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BofA initiative may reduce mortgage balances of underwater homeowners

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Washington Post Staff Writer
Wednesday, March 24, 2010; 8:17 PM

Bank of America, the nation's largest mortgage lender, announced a program Wednesday that it said could reduce the mortgage balances of about 45,000 homeowners nationwide who owe significantly more than their homes are worth.

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The initiative, which starts in May, thrusts Bank of America into a debate about how to address the millions of homeowners whose mortgages exceed the value of their homes. The Obama administration has come under increasing pressure to address the problem, which has complicated industry and government efforts to prevent foreclosures.

Lenders have traditionally resisted reducing borrowers' loan balances, arguing that doing so would encourage homeowners to miss mortgage payments to qualify. But as foreclosure prevention efforts have struggled, the industry has started to reconsider. Last year, Wells Fargo reduced $2.6 billion worth of principal for its borrowers.

Bank of America is hoping that by reducing principal balances, it will give borrowers an incentive to keep up with payments and perhaps create an industry model. The program expands a settlement agreement that the bank reached with several state attorneys general in 2008 and settles a Massachusetts investigation into the lending practices of Countrywide Financial, which Bank of America acquired two years ago.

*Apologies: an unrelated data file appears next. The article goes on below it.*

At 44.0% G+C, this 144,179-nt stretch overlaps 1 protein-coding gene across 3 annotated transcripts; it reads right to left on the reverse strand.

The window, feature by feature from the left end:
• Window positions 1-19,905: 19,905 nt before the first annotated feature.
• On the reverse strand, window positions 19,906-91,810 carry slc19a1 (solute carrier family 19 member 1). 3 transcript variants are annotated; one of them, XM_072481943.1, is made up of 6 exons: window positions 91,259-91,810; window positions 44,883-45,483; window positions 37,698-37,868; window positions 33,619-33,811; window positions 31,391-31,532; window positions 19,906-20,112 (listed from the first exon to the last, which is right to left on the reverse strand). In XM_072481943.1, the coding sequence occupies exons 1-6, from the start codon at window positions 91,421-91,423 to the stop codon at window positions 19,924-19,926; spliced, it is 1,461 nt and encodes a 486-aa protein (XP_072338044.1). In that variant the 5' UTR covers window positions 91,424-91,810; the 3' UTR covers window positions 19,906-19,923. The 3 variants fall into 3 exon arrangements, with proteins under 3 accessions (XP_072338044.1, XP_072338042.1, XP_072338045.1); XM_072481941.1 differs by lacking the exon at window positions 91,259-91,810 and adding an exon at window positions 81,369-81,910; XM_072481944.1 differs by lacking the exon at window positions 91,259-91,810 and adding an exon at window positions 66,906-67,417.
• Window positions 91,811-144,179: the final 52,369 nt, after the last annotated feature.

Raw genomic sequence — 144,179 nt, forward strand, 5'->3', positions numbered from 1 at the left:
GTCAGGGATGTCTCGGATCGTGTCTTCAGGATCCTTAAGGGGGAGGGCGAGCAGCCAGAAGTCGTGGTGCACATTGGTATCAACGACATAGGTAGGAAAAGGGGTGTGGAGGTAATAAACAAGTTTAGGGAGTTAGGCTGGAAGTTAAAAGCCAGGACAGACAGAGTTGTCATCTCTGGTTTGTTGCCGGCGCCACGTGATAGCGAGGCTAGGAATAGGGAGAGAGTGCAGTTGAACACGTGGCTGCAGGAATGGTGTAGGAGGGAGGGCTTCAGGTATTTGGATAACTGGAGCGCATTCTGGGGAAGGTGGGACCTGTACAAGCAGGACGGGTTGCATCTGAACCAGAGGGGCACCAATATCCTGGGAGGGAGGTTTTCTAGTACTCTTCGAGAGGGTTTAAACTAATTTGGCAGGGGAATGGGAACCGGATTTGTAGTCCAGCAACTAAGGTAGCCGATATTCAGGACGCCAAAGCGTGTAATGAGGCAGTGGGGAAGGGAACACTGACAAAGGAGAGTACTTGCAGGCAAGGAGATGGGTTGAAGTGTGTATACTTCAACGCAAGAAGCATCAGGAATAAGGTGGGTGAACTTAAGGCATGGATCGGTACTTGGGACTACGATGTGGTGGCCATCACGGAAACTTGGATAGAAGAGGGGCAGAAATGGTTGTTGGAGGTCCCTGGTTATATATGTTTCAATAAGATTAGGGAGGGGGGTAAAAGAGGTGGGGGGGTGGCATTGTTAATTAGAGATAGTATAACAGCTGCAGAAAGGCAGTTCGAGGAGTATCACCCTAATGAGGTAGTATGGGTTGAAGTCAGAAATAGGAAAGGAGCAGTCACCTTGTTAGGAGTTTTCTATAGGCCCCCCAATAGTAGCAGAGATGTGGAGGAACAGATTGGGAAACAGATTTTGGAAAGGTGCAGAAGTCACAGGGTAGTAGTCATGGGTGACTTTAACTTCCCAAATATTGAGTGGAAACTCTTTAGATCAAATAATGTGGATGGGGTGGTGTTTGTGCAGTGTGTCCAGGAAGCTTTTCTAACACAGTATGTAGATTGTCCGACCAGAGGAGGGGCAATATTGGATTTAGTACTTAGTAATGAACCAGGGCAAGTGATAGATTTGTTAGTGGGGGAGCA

But the bank's initiative is limited in scope. Borrowers must have missed at least two mortgage payments and be severely underwater to qualify, owing 20 percent more than their homes are worth. It is also limited to borrowers with certain types of risky loans, including subprime mortgages or other loans with a two-year adjustable rate.

For homeowners who qualify, Bank of America said it would consider reducing their principal balances by up to 30 percent before reducing their interest rates -- the traditional first step in mortgage-relief programs, including the federal foreclosure prevention program called Making Home Affordable.

The reduced amount would be put into another account and forgiven gradually over five years if the borrowers keep up with their payments. If borrowers fall behind, they could face a balloon payment at the end of their mortgage to make up the difference.

The Bank of America program also includes a chance at forgiveness of principal for borrowers with "option" adjustable-rate mortgages, even if they have not missed a payment. These loans allow borrowers to choose how much to pay each month, and many borrowers pay less than the amount of interest due. The unpaid interest is tacked on to the balance. These loans tend to be concentrated in places where home prices soared and then plunged precipitously, leaving many homeowners significantly underwater.

Through its effort, Bank of America expects to forgive about $3 billion in principal on loans. Economists consider underwater borrowers among the most vulnerable because they cannot sell their houses or refinance if they experience a financial setback, increasing their risk of foreclosure. First American CoreLogic has estimated that more than 11.3 million homeowners are underwater on their mortgages.